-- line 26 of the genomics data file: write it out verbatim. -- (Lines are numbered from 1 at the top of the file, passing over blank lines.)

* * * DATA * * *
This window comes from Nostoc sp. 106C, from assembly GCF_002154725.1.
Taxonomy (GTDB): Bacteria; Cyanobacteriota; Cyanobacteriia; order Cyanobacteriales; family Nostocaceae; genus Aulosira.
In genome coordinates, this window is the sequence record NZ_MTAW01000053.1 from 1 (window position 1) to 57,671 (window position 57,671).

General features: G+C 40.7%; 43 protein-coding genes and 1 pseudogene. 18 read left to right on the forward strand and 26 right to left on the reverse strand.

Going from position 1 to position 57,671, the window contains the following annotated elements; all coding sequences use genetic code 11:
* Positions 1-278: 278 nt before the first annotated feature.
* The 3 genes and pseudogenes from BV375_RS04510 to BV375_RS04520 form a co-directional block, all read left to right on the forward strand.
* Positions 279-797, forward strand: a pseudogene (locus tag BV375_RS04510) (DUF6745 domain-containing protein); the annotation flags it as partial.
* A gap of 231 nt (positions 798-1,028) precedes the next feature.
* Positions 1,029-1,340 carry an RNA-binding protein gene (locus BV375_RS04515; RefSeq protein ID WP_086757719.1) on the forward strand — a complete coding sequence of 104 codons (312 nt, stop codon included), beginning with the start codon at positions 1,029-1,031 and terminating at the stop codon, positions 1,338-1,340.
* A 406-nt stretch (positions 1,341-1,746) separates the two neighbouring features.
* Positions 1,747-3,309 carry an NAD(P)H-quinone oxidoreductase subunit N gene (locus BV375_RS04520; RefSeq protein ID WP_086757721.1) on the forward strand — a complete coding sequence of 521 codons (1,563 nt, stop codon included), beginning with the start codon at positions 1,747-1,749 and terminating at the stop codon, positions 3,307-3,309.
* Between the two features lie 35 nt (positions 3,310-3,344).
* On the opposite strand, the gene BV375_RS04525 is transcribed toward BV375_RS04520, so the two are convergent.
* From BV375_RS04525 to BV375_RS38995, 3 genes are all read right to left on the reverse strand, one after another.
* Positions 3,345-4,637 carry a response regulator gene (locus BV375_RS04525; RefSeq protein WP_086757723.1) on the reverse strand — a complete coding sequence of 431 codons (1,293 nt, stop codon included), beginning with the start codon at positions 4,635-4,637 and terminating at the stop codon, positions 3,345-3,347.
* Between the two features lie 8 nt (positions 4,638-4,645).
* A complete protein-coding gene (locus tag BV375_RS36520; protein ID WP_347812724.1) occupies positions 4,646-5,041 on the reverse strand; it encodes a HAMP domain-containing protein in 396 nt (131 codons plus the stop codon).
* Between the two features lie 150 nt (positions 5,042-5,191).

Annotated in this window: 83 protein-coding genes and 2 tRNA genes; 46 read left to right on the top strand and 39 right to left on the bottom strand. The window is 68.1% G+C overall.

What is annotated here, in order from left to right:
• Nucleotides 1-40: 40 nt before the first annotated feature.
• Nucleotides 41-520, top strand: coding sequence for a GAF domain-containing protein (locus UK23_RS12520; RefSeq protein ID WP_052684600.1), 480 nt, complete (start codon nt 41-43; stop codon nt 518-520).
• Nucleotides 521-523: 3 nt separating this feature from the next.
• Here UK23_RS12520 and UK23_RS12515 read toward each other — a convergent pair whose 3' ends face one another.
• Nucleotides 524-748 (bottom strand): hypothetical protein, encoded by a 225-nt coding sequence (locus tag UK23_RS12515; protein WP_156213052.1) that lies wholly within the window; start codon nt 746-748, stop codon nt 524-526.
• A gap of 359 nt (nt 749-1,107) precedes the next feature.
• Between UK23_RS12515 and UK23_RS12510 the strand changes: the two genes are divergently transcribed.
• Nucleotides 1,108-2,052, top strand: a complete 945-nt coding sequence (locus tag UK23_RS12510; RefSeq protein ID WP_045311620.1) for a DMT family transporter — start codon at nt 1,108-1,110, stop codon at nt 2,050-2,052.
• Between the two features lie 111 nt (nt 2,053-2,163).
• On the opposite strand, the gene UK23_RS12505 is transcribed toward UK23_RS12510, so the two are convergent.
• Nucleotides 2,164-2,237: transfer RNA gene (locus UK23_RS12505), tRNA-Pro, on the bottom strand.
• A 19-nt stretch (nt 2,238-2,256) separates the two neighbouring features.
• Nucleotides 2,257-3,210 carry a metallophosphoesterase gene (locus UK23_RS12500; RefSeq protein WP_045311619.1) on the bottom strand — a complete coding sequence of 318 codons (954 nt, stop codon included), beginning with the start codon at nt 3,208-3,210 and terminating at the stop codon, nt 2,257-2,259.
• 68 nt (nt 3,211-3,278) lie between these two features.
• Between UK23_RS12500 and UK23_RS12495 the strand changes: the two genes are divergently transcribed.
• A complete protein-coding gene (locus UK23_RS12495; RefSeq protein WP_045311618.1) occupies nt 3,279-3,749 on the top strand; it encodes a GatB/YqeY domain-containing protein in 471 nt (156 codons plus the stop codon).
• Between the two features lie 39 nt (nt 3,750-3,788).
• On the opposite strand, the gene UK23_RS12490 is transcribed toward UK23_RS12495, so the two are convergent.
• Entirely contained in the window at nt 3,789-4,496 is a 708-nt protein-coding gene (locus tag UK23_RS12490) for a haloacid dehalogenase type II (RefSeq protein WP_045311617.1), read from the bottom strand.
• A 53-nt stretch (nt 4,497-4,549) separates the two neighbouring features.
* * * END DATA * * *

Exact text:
• Nucleotides 524-748 (bottom strand): hypothetical protein, encoded by a 225-nt coding sequence (locus tag UK23_RS12515; protein WP_156213052.1) that lies wholly within the window; start codon nt 746-748, stop codon nt 524-526.